Sunday, August 21, 2011
A black hole is a region of space from which nothing, not even light, can escape. The theory of general relativity predicts that a sufficiently compact mass will deform spacetime to form a black hole. Around a black hole there is a mathematically defined surface called an event horizon that marks the point of no return. It is called "black" because it absorbs all the light that hits the horizon, reflecting nothing, just like a perfect black body in thermodynamics. Quantum mechanics predicts that black holes emit radiation like a black body with a finite temperature. This temperature is inversely proportional to the mass of the black hole, making it difficult to observe this radiation for black holes of stellar mass or greater.
Objects whose gravity field is too strong for light to escape were first considered in the 18th century by John Michell and Pierre-Simon Laplace. The first modern solution of general relativity containing a black hole was found by Karl Schwarzschild in 1916, although its interpretation as a region of space from which nothing can escape was not fully appreciated for another four decades. Long considered a mathematical curiosity, it was during the 1960s that theoretical work showed black holes were a generic prediction of general relativity. The discovery of neutron stars sparked interest in gravitationally collapsed compact objects as a possible astrophysical reality.
Black holes of stellar mass are expected to form when heavy stars collapse in a supernova at the end of their life cycle. After a black hole has formed it can continue to grow by absorbing mass from its surroundings. By absorbing other stars and merging with other black holes, supermassive black holes of millions of solar masses may be formed.
Despite its invisible interior, the presence of a black hole can be inferred through its interaction with other matter. Astronomers have identified numerous stellar black hole candidates in binary systems, by studying their interaction with their companion stars. There is growing consensus that supermassive black holes exist in the centers of most galaxies. In particular, there is strong evidence of a black hole of more than 4 million solar masses at the center of our Milky Way.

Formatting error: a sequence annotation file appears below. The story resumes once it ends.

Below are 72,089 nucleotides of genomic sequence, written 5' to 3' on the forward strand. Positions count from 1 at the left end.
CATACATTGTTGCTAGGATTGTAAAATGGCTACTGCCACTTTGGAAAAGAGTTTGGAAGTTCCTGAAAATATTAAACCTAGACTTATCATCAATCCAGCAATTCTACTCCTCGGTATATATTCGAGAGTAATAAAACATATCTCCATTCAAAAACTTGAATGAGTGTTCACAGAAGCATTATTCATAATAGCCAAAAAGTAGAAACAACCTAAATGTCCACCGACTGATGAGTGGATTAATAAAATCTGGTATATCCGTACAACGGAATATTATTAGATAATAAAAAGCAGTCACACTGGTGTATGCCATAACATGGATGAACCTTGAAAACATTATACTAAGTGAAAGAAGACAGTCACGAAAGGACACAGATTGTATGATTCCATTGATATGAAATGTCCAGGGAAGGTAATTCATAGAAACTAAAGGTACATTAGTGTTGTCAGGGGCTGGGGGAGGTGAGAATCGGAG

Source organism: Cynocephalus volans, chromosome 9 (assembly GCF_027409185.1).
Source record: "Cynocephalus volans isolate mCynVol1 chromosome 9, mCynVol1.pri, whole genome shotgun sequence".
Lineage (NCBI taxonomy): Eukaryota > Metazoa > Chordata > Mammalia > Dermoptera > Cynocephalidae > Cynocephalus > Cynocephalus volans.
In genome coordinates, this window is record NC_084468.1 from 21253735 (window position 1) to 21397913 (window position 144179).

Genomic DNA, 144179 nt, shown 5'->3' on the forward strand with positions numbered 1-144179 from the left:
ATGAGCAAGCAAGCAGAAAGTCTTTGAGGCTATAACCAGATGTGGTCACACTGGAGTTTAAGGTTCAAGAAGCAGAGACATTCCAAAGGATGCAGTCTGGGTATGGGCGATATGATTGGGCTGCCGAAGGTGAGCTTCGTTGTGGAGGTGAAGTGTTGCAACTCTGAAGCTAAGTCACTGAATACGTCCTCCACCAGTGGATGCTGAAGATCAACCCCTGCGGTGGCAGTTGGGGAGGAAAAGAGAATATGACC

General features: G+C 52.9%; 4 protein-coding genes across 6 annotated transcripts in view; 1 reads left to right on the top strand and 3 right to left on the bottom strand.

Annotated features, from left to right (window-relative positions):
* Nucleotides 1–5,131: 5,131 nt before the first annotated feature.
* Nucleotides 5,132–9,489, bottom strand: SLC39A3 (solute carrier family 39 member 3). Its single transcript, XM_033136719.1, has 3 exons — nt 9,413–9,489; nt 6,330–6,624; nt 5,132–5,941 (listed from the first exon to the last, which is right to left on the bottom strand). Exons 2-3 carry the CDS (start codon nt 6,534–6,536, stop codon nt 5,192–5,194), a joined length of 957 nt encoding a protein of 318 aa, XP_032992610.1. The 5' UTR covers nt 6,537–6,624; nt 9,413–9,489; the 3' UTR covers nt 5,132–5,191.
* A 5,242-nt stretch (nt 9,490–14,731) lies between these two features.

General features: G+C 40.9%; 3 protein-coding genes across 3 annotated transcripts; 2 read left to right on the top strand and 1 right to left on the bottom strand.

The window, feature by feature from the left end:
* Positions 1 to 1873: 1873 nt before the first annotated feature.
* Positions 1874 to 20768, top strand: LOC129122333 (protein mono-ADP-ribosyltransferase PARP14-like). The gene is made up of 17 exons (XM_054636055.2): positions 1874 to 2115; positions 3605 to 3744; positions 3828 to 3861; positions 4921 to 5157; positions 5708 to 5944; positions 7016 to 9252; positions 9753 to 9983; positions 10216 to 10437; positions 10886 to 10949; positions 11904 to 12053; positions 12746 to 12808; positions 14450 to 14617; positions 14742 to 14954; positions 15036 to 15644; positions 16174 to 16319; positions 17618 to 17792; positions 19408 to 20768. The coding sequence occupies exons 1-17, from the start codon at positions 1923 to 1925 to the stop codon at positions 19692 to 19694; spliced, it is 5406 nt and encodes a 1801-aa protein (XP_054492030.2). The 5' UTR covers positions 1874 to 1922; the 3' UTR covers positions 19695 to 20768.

Sunday, August 14, 2011
The search for extraterrestrial intelligence (SETI) is the collective name for a number of activities people undertake to search for intelligent extraterrestrial life. Some of the most well known projects are run by the SETI Institute. SETI projects use scientific methods to search for intelligent life on other planets. For example, electromagnetic radiation is monitored for signs of transmissions from civilizations on other worlds. The United States government contributed to early SETI projects, but recent work has been primarily funded by private sources.
There are great challenges in searching across the cosmos for a first transmission that could be characterized as intelligent, since its direction, spectrum and method of communication are all unknown beforehand. SETI projects necessarily make assumptions to narrow the search, the foremost being that electromagnetic radiation would be a medium of communication for advanced extraterrestrial life.